• The evolution of the coronavirus is accelerating.
  • Variants are more capable of evading immunity.
  • Transmissibility and infectivity are higher.
  • Vaccines and boosters offer less protection against transmission.
  • There was some reduction in vaccine or booster protection against hospitalization or death.
  • Immunized people who have not been vaccinated are very vulnerable.
  • More dangerous variants are likely to emerge.

Paxlovid and other reasons for hope

Frieden also offered several reasons for optimism. For many in the United States, summer brings the opportunity to congregate outdoors rather than indoors, and extra ventilation reduces the risk of transmission, he says.

Additionally, “the more people stay up to date on their vaccines, the fewer deaths there will be.”

Another positive to consider is the antiviral agent Paxlovid, Frieden says, which “provides additional protection against serious illness or death if taken soon after infection.”

Topol also spoke about Paxlovid, although he was more cautious.

“Our support for infections in people at increased risk has turned to Paxlovid,” but unfortunately there is evidence that some people get sick again after taking the drug for 5 days, he says.

“Not only does this unforeseen problem need to be addressed urgently, but we may face growing resistance to Paxlovid in the months to come as it continues to be used on a large scale,” Topol says.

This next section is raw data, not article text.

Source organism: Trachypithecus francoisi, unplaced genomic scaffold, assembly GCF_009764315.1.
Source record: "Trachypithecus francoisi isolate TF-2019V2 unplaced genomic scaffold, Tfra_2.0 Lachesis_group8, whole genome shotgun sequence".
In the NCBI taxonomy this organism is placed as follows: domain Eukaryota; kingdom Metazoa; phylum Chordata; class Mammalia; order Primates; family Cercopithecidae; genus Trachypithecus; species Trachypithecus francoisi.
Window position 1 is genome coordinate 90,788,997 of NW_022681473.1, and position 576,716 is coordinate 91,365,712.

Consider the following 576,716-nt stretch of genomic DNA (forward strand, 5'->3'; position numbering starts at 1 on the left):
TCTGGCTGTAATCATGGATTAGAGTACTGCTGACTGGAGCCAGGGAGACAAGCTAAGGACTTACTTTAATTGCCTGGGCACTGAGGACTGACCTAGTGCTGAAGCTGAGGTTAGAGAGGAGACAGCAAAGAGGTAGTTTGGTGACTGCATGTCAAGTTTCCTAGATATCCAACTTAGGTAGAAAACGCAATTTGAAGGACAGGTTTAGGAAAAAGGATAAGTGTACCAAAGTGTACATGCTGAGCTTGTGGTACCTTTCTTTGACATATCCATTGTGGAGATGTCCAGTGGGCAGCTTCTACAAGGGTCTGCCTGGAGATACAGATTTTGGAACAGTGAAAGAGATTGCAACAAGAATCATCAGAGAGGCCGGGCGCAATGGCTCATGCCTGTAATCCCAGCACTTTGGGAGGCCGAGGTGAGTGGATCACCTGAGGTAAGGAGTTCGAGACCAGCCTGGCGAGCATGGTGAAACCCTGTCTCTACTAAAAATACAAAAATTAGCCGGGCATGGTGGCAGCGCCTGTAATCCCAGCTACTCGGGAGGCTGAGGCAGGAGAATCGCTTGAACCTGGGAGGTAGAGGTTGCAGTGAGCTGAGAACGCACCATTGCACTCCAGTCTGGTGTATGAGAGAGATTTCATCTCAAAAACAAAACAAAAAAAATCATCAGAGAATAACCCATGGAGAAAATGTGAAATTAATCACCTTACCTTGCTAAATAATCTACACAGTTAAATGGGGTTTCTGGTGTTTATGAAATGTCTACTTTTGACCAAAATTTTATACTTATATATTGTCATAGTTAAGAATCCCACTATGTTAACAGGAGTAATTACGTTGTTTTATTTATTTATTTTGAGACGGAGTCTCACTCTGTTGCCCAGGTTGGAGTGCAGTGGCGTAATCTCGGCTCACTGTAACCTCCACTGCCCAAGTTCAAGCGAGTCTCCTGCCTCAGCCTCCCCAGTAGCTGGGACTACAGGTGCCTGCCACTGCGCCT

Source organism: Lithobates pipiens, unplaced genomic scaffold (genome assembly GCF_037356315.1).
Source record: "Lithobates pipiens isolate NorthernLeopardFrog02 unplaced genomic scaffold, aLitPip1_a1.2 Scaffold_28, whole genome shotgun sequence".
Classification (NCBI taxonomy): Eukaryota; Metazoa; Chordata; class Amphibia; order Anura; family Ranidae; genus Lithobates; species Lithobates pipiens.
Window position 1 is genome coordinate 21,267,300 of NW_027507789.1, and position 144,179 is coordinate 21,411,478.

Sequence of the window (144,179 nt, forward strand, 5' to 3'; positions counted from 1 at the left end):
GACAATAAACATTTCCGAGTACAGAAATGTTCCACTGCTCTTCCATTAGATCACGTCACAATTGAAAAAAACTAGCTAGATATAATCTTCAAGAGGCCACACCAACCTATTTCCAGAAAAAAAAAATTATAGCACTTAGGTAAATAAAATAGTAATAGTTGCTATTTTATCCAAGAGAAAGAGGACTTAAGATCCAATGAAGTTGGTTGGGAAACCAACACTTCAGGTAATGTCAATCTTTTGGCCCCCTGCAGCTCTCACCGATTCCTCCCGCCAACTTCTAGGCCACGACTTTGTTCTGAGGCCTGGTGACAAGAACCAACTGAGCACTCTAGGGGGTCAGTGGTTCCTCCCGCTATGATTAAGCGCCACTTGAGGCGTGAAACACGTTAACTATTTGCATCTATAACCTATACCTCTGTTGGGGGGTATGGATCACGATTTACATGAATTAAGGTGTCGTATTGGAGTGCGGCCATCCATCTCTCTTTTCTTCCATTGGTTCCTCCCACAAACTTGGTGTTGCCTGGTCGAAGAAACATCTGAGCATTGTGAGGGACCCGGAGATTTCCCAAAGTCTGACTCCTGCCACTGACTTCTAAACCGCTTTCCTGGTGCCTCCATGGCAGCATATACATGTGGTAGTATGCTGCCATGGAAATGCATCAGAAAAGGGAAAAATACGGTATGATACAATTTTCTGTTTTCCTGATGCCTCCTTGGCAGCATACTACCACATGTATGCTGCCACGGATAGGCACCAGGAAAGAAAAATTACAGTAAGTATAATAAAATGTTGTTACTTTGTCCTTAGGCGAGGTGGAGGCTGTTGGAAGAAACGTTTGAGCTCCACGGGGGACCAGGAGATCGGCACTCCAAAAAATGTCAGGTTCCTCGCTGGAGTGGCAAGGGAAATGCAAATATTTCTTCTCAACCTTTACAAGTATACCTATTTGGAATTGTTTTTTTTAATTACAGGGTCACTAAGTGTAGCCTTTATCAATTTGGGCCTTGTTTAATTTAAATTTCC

“We absolutely need an aggressive stance to get ahead of the virus – for the first time since the start of the pandemic – instead of surrender,” he says. “That means setting priorities, funding and realizing, unfortunately, that the pandemic is far from over.”

On funding, White House coronavirus response coordinator Ashish Jha, MD, said Wednesday that Congress’ lack of action on more money for the pandemic has put the country on edge. to encounter more problems.

Without more money, “we will end up in a fall or winter with infected people and no treatment available for them because we will have run out of them”.

Asked about a return to masking, Frieden cited the big picture. “The discourse around masking and public health tools more broadly needs to be reframed. Masking is an inexpensive and life-saving tool that can help control the spread of other infectious diseases, not just COVID.

“Wearing a mask shouldn’t just be a pandemic practice,” he says. “We can use many of the healthy practices we learned, developed and standardized during the pandemic to control the spread of ongoing diseases and keep the world healthier.”

Journalist Lindsay Kalter contributed to this report.